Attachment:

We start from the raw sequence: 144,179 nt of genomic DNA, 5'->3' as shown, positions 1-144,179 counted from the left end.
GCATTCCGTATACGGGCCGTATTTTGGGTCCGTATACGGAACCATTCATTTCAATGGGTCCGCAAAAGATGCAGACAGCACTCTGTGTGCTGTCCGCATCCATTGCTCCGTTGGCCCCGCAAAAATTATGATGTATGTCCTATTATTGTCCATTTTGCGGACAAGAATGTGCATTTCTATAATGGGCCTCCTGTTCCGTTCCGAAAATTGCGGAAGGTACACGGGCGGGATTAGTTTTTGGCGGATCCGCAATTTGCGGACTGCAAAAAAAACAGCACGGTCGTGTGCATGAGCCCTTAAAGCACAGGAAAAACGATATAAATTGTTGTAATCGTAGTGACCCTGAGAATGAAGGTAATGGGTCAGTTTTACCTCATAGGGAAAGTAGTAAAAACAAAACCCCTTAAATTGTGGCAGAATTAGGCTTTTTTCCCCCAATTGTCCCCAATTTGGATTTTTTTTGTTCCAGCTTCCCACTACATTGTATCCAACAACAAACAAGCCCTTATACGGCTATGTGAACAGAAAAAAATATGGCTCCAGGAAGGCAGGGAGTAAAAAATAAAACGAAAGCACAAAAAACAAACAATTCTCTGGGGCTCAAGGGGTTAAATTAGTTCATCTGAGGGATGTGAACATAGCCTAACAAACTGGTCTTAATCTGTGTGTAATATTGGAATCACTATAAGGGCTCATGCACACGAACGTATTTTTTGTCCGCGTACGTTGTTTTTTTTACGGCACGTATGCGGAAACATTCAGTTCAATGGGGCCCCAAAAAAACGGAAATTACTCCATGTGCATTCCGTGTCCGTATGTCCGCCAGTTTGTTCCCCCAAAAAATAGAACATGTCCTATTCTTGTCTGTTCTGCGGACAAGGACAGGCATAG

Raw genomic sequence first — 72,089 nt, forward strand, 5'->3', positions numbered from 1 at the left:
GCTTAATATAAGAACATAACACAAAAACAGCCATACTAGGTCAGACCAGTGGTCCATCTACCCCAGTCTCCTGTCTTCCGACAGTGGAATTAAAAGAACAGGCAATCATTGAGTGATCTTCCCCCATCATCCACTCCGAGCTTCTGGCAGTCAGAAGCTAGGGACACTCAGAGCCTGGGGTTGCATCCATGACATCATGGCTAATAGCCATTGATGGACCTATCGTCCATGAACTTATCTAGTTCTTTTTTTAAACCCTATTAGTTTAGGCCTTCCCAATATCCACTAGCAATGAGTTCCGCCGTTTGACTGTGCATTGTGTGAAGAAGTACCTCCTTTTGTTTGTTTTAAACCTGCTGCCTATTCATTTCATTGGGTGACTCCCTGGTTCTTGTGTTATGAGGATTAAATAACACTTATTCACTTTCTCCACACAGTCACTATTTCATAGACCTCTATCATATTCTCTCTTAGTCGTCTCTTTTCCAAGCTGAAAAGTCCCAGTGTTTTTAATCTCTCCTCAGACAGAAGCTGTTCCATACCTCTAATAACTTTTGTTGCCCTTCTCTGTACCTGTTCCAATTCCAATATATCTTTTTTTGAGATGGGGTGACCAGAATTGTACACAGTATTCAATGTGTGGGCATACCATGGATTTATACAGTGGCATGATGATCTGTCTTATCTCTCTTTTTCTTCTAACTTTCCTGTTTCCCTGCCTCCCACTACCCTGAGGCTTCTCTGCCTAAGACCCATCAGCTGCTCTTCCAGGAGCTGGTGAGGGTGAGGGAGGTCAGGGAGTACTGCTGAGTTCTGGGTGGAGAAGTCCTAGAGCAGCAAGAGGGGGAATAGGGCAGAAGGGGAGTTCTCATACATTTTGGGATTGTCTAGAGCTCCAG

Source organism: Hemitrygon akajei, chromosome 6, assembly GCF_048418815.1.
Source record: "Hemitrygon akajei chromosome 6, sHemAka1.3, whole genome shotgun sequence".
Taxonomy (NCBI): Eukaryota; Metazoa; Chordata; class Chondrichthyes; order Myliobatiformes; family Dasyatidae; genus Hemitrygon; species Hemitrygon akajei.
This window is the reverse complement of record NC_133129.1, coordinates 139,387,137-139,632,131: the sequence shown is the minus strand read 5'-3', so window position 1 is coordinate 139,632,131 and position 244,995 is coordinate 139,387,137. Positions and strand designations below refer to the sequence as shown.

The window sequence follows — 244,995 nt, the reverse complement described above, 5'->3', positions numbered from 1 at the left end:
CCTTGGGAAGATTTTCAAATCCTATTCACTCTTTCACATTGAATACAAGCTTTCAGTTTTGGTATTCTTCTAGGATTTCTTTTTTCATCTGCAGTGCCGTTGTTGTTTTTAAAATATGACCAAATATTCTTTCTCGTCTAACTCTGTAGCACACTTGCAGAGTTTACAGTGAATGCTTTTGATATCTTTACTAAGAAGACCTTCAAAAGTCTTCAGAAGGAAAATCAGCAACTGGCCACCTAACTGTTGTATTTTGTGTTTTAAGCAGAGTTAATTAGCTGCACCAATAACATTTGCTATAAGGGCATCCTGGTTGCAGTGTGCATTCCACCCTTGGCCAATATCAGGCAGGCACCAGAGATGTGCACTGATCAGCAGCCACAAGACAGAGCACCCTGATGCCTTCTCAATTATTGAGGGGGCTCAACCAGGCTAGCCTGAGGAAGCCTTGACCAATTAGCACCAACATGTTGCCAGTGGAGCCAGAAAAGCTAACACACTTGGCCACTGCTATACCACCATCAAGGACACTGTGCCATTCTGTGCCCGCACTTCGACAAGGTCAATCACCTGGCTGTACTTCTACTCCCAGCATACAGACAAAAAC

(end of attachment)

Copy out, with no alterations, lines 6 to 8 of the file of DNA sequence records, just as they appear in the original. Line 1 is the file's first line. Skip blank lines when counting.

Source record: "Hemitrygon akajei chromosome 6, sHemAka1.3, whole genome shotgun sequence".
Taxonomy (NCBI): Eukaryota; Metazoa; Chordata; class Chondrichthyes; order Myliobatiformes; family Dasyatidae; genus Hemitrygon; species Hemitrygon akajei.
This window is the reverse complement of record NC_133129.1, coordinates 139,387,137-139,632,131: the sequence shown is the minus strand read 5'-3', so window position 1 is coordinate 139,632,131 and position 244,995 is coordinate 139,387,137. Positions and strand designations below refer to the sequence as shown.